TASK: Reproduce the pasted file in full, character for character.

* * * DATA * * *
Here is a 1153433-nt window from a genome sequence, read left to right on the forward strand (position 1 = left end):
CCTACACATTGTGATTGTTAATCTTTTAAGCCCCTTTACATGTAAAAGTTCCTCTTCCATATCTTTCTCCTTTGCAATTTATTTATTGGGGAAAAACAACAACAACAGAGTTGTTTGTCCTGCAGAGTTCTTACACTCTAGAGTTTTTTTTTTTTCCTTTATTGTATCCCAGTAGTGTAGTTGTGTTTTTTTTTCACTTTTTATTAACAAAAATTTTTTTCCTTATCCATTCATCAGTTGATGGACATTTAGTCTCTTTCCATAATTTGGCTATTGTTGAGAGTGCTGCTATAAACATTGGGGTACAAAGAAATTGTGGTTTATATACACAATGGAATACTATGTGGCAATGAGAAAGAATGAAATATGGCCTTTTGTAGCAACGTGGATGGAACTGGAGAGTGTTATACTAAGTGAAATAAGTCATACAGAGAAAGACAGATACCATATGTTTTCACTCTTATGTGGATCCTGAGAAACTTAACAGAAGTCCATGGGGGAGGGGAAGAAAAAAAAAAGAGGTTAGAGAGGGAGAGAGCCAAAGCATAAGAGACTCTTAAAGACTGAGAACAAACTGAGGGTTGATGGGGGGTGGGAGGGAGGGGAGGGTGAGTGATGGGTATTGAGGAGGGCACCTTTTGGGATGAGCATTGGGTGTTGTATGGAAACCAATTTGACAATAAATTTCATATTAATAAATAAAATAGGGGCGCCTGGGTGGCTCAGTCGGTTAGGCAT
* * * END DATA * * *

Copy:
Here is a 1153433-nt window from a genome sequence, read left to right on the forward strand (position 1 = left end):
CCTACACATTGTGATTGTTAATCTTTTAAGCCCCTTTACATGTAAAAGTTCCTCTTCCATATCTTTCTCCTTTGCAATTTATTTATTGGGGAAAAACAACAACAACAGAGTTGTTTGTCCTGCAGAGTTCTTACACTCTAGAGTTTTTTTTTTTTCCTTTATTGTATCCCAGTAGTGTAGTTGTGTTTTTTTTTCACTTTTTATTAACAAAAATTTTTTTCCTTATCCATTCATCAGTTGATGGACATTTAGTCTCTTTCCATAATTTGGCTATTGTTGAGAGTGCTGCTATAAACATTGGGGTACAAAGAAATTGTGGTTTATATACACAATGGAATACTATGTGGCAATGAGAAAGAATGAAATATGGCCTTTTGTAGCAACGTGGATGGAACTGGAGAGTGTTATACTAAGTGAAATAAGTCATACAGAGAAAGACAGATACCATATGTTTTCACTCTTATGTGGATCCTGAGAAACTTAACAGAAGTCCATGGGGGAGGGGAAGAAAAAAAAAAGAGGTTAGAGAGGGAGAGAGCCAAAGCATAAGAGACTCTTAAAGACTGAGAACAAACTGAGGGTTGATGGGGGGTGGGAGGGAGGGGAGGGTGAGTGATGGGTATTGAGGAGGGCACCTTTTGGGATGAGCATTGGGTGTTGTATGGAAACCAATTTGACAATAAATTTCATATTAATAAATAAAATAGGGGCGCCTGGGTGGCTCAGTCGGTTAGGCAT